How Reality Capture Went from Event Coordination to BIM
Reality capture can extract real-world context for models and designs from just photographs, so it’s no surprise that it’s growing in popularity in the AEC industry.
As part of his keynote speech at the SPAR 3D Expo and Conference, Bentley Systems CEO Greg Bentley discussed the role of building information modeling (BIM) in large-scale event planning and how we can recycle the same model for future projects, too.
The Pope’s Visit: Scanning 60 Acres of Philadelphia
To prepare for the Pope’s visit to Philadelphia in September of 2015, event production firm ESM Productions had some work to do.
ESM worked with AEROmetrex, a digital aerial mapping company, to figure out the logistics of the visit. In all, it would require 56,400 temporary structures, 33 miles of security barricade perimeter and a plan to ensure smooth traffic flow for the city’s population around necessary road closures.
It was by no means a small feat.
The first step to planning was to create a usable map. The team brought in a helicopter to take aerial photographs of the city, which were then combined with ground footage using Bentley Systems’ ContextCapture software to create a 3D reality mesh.
The 3D reality mesh created for the Pope’s visit. (Image courtesy of Bentley Systems.)
This mesh, a lightweight photogrammetric model (and a much easier way to handle 28,000 digital photos), was then moved to MicroStation. There, the team could start designing the layout for the thousands of required temporary facilities in the virtual context of Philadelphia.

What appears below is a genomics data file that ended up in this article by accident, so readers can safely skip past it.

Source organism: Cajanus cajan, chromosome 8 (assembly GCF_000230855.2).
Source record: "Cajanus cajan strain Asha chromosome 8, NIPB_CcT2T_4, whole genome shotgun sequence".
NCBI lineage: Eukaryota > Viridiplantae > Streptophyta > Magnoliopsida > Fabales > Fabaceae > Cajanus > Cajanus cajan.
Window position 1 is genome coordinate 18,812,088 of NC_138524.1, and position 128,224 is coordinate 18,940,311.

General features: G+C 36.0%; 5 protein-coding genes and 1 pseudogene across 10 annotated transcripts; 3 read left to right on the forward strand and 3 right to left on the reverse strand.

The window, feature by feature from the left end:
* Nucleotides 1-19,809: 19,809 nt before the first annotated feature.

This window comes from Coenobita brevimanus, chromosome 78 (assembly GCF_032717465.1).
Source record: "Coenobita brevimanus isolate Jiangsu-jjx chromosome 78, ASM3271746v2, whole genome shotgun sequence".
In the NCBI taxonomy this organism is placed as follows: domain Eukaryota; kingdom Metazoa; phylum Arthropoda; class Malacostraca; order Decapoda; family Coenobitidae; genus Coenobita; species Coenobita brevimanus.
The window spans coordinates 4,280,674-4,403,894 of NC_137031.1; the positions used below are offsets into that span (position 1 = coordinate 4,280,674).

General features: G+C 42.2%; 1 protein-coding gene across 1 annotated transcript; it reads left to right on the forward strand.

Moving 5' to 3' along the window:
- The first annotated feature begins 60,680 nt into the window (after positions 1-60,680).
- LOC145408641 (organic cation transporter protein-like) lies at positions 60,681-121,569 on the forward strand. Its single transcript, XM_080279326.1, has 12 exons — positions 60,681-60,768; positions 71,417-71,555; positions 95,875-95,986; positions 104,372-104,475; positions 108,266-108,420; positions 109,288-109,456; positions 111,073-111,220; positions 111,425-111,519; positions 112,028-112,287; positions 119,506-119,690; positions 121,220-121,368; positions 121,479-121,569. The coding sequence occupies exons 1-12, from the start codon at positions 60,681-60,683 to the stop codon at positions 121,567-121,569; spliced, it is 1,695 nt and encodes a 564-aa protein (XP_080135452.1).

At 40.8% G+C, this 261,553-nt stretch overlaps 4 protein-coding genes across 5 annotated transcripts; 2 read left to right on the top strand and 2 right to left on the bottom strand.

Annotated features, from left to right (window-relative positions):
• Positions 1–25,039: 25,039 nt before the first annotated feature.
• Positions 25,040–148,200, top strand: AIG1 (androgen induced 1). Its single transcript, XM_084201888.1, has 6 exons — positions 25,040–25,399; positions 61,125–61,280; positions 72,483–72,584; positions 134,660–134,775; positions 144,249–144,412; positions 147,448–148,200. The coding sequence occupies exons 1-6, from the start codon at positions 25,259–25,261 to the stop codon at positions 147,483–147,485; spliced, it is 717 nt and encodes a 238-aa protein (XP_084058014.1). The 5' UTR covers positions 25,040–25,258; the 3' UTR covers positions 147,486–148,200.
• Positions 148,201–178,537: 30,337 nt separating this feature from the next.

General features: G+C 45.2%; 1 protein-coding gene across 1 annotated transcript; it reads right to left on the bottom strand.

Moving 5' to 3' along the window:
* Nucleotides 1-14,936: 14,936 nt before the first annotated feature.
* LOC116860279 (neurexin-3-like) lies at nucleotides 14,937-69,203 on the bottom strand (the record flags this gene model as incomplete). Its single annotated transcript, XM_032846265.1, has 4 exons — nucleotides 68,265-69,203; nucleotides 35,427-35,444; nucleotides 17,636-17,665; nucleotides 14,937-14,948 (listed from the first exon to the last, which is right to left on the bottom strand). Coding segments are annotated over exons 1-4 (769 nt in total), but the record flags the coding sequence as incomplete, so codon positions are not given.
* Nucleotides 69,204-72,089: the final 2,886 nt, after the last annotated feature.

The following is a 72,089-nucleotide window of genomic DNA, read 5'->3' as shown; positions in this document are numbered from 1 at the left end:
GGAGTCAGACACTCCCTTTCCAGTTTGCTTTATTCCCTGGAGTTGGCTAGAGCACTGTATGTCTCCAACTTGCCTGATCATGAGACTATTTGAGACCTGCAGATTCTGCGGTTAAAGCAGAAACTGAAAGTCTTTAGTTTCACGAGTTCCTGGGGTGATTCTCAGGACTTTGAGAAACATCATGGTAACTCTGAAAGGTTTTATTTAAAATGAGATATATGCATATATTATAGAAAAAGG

The mesh contained the original location’s GPS coordinates, which allowed the team to use LumenRT to simulate likely weather conditions and daylight to facilitate smooth timing.
A Testing Ground for Reality Capture
The entire project served as the testing ground for reality capture and its involvement in a large-scale design workflow.
“The fact that we test-drove [ContextCapture] on a 60-acre site just gives us all the confidence in the world that the next arena, opera house, convention center or 60-acre site that we choose to employ this tool will be successful again and again and this will be a tool that we use many, many times in the future,” said Scott Mirkin, president and executive producer at ESM Productions.
However, the test didn’t end when the Pope left Philadelphia. Although the visit was a once-in-a-lifetime event, the 3D reality mesh of the city is being put to new uses.
The Comcast Tower in Philadelphia
The Comcast Innovation and Technology Center is positioned to be Philadelphia’s newest skyscraper—and at 1,121 ft (341 m), it will tower over its neighbors.
Although it boasts sustainable features targeting a LEED Platinum rating, it has something just a little different: its design process incorporated the model of Philadelphia made for the Pope’s visit.
The Comcast Innovation and Technology Center, shown here as the tallest building in the skyline, was placed into the context of Philadelphia to model the effects of things like sunlight more accurately. (Image courtesy of Comcast Corporation.)
The design team from Foster + Partners incorporated the structure into the previously generated model to give it a bit of real-world context. Because this includes accurate geographical and directional information, they were able to demonstrate how certain weather conditions and sunlight during different times of day would affect the residents of the tower.
As an example, Greg Bentley took his SPAR 3D audience on a tour of the structure, illustrating exactly how the view would look from each floor. Bentley also showed one particular case in which the sunlight entering a specific window at a particular time of day became a problem, so the user could create a shading system to compensate.
In all, the presentation depicted a future for reality capture and photogrammetry in the creation of event spaces and structures alike.
Is reality capture the future of designing our buildings and cities? Share your thoughts in the comments below.